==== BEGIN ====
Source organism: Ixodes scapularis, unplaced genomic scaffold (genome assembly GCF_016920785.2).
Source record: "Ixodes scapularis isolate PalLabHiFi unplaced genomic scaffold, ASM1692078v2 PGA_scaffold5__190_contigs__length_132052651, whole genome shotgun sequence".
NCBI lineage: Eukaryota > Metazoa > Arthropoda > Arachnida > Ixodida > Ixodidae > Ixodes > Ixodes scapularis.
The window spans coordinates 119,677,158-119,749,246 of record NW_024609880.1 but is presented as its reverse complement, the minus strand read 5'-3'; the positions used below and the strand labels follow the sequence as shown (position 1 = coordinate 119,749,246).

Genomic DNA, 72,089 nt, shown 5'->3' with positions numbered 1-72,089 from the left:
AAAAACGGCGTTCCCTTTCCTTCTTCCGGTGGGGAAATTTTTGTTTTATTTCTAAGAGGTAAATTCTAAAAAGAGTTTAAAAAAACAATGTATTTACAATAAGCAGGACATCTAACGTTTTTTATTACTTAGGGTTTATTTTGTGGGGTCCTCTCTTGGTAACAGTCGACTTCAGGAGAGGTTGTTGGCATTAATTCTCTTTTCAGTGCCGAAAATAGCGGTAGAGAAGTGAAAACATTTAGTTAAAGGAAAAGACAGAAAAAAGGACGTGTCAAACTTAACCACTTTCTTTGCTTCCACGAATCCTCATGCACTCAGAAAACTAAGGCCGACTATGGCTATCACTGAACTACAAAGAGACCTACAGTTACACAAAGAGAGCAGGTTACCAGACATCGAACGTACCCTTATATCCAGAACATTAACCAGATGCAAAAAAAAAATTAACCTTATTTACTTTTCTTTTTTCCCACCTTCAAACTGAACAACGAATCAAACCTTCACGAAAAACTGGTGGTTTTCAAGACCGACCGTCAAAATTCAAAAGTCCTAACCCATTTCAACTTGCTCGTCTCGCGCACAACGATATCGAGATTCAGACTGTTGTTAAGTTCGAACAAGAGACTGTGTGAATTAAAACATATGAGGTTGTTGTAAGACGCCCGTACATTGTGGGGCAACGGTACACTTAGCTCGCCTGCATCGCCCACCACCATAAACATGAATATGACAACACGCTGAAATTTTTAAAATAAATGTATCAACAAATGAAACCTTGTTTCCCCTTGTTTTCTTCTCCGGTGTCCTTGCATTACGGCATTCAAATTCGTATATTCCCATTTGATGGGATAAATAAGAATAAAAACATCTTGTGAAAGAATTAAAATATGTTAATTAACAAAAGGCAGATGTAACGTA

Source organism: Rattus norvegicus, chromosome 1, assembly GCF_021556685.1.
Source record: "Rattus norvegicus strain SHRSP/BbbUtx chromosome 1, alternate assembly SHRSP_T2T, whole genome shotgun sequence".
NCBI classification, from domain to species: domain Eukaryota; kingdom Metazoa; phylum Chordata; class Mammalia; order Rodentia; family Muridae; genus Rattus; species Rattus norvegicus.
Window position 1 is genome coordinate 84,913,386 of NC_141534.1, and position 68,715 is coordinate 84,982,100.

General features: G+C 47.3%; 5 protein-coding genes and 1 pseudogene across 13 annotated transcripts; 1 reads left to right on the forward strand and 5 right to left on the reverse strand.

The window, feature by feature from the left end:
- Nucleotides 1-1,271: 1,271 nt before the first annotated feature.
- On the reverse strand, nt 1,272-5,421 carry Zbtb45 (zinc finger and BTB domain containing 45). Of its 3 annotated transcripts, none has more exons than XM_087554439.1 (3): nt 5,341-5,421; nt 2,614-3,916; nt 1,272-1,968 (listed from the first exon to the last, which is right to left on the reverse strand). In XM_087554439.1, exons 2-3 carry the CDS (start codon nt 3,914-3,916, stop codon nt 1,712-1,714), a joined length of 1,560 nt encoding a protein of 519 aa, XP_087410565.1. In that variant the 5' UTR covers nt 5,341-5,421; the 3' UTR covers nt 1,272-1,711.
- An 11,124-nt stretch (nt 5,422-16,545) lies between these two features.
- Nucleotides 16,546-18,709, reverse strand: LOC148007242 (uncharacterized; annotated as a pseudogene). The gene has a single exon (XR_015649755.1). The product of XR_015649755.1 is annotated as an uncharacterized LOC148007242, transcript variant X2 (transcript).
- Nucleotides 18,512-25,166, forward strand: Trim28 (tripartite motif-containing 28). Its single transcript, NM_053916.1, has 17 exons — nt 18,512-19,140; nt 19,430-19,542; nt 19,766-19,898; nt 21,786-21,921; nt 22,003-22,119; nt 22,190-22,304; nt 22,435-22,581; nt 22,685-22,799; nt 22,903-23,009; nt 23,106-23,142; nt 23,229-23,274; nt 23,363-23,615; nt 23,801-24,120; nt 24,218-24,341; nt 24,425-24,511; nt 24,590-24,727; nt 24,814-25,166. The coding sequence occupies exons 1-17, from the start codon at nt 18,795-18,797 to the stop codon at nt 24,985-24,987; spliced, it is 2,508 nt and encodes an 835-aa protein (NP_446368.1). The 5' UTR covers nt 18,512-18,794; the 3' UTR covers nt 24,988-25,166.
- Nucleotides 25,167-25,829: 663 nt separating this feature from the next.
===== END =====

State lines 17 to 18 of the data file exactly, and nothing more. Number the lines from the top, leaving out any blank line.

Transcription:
- Nucleotides 18,512-25,166, forward strand: Trim28 (tripartite motif-containing 28). Its single transcript, NM_053916.1, has 17 exons — nt 18,512-19,140; nt 19,430-19,542; nt 19,766-19,898; nt 21,786-21,921; nt 22,003-22,119; nt 22,190-22,304; nt 22,435-22,581; nt 22,685-22,799; nt 22,903-23,009; nt 23,106-23,142; nt 23,229-23,274; nt 23,363-23,615; nt 23,801-24,120; nt 24,218-24,341; nt 24,425-24,511; nt 24,590-24,727; nt 24,814-25,166. The coding sequence occupies exons 1-17, from the start codon at nt 18,795-18,797 to the stop codon at nt 24,985-24,987; spliced, it is 2,508 nt and encodes an 835-aa protein (NP_446368.1). The 5' UTR covers nt 18,512-18,794; the 3' UTR covers nt 24,988-25,166.
- Nucleotides 25,167-25,829: 663 nt separating this feature from the next.